Date of Award

2014

Degree Type

Dissertation

Degree Name

Doctor of Philosophy (PhD)

Department

Civil Engineering

First Advisor

Christopher D. P. Baxter

Abstract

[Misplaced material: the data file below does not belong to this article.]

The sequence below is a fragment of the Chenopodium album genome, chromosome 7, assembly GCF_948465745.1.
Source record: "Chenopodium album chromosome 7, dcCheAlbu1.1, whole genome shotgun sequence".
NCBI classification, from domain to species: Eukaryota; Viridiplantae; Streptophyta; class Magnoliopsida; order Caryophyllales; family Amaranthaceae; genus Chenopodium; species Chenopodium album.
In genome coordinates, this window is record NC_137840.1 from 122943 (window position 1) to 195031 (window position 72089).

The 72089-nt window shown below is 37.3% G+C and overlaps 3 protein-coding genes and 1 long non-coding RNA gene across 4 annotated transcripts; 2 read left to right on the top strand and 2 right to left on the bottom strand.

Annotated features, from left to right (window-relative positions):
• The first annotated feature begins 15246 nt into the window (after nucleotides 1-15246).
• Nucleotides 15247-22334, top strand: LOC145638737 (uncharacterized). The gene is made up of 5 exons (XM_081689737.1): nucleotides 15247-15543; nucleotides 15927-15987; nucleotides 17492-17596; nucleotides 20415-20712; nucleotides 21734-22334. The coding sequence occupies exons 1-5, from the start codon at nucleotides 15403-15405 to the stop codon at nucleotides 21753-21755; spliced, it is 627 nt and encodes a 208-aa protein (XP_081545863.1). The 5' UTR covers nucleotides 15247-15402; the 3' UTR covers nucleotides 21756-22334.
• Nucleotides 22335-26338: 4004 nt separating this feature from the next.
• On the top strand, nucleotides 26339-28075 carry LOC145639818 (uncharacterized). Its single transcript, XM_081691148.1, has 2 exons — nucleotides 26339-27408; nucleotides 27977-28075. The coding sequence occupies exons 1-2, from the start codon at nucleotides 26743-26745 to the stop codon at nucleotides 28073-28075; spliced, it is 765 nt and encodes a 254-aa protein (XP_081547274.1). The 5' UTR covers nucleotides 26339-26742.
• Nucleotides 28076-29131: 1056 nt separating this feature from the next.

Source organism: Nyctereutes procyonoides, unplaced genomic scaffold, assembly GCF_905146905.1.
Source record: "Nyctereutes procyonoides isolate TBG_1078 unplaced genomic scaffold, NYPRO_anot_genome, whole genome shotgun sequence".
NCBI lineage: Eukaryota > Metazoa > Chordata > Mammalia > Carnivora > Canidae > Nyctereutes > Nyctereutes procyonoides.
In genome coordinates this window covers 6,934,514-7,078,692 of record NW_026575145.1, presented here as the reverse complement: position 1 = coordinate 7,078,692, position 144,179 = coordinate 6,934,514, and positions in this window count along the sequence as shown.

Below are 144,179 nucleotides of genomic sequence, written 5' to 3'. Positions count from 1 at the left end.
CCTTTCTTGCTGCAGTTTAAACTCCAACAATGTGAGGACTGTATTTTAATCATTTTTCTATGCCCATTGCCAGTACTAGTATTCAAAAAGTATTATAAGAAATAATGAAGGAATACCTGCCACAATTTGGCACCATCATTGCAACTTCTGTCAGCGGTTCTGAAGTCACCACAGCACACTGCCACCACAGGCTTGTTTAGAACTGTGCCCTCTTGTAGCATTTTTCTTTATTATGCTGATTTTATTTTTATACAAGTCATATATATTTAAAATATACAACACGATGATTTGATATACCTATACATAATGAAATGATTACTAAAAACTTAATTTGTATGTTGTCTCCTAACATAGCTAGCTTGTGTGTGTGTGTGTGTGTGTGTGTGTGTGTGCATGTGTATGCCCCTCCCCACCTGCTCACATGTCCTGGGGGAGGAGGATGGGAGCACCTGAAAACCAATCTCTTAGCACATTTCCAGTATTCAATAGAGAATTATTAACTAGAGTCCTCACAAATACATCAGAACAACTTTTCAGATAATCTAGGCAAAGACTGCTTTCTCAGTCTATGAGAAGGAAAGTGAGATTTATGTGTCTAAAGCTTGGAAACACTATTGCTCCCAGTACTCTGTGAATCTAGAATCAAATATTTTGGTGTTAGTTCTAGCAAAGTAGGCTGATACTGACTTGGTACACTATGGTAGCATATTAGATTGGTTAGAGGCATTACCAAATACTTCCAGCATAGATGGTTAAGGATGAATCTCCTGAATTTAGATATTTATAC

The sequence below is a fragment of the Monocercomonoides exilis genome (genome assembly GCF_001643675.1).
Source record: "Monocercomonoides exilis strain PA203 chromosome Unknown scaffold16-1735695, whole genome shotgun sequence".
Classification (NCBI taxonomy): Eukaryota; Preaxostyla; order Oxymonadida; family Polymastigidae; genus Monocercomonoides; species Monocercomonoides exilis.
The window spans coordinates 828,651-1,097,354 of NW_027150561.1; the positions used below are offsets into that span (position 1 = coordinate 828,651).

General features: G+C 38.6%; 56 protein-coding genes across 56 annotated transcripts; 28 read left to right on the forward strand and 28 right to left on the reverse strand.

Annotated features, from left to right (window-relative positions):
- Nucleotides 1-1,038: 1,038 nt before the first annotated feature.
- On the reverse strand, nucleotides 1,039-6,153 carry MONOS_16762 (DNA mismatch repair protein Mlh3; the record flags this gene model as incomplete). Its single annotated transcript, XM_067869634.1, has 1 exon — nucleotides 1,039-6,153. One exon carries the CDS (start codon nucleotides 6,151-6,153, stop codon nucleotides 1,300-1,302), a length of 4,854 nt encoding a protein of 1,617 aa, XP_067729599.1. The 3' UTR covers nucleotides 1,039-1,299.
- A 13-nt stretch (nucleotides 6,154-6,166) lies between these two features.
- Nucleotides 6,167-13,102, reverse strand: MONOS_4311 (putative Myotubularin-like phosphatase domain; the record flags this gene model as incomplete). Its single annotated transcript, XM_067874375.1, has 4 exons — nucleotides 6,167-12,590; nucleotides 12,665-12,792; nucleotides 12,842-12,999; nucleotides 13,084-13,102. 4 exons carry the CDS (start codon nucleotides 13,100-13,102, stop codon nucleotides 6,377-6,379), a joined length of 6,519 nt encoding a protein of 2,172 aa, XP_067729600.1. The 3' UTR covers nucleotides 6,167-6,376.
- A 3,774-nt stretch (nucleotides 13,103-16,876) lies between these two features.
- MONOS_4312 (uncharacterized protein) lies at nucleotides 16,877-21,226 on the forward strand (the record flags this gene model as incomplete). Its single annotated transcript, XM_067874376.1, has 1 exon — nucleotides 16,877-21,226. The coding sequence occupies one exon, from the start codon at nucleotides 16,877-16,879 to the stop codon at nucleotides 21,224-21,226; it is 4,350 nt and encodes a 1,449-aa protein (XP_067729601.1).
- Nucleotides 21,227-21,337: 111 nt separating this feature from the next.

The objective of this research is to assess the applicability of current field-based liquefaction approaches for calcareous sands. This is of importance because a.) there are many coastal communities in areas of high seismicity founded on calcareous sands (e.g. Haiti, Puerto Rico, Hawaii, Dubai, etc.), and b.) existing field-based approaches were developed almost entirely for case studies in silica sands. Recent earthquakes in Guam (1993), Hawaii (2006) and Haiti (2010) caused significant damage to coastal infrastructure, in part, because of liquefaction of calcareous sand deposits. Despite this field evidence, a review of existing research involving laboratory studies shows contradictory results as to how the cyclic behavior of these unique soils compares to silica sands. This research was accomplished by performing a combined in situ and laboratory-testing program. The in situ testing program was conducted at a site in western Puerto Rico, which is an ideal site for this research because of the extent of calcareous deposits throughout the island, the relatively high seismicity of the region and the high population density. The in situ testing program consisted of conventional drilling and sampling techniques, Standard Penetration Tests with hammer energy measurements, Cone Penetration Testing with shear wave velocity measurements and Dilatometer testing with shear wave velocity measurements. The laboratory testing program consisted of cyclic triaxial and cyclic simple shear tests with shear wave velocity measurements. This work builds upon existing research that shows that values of shear wave velocity measured iii appropriately in the laboratory and in situ can provide a link between laboratory testing and field measurements for characterizing the in situ behavior of soils that are difficult to sample, such as loose, uncemented, calcareous sands. The laboratory tests results suggests that the cyclic resistance - shear wave velocity relationship (CRR-Vs1) for the Monterey and Cabo Rojo sand appears to be soil-specific and independent of sample preparation techniques. Also, this relationship appears to be less sensitive to changes in shear wave velocity than those reported in previous studies. Overall, the Cabo Rojo sand exhibited higher resistance to liquefaction than the Monterey sand. The comparison of tests results for this study with existing field-based correlations suggests that the Monterey and Cabo Rojo sand lies outside the liquefaction resistance curves used in practice, which means that existing shear wave velocity field-based approaches would significantly overestimate the liquefaction resistance of both the Monterey and Cabo Rojo sand. There was reasonable agreement between the soil specific CRR-Vs1 and the CPT field-based approaches, however the soils at the site were so loose that definitive conclusions regarding the field-based approaches cannot be made at this time.

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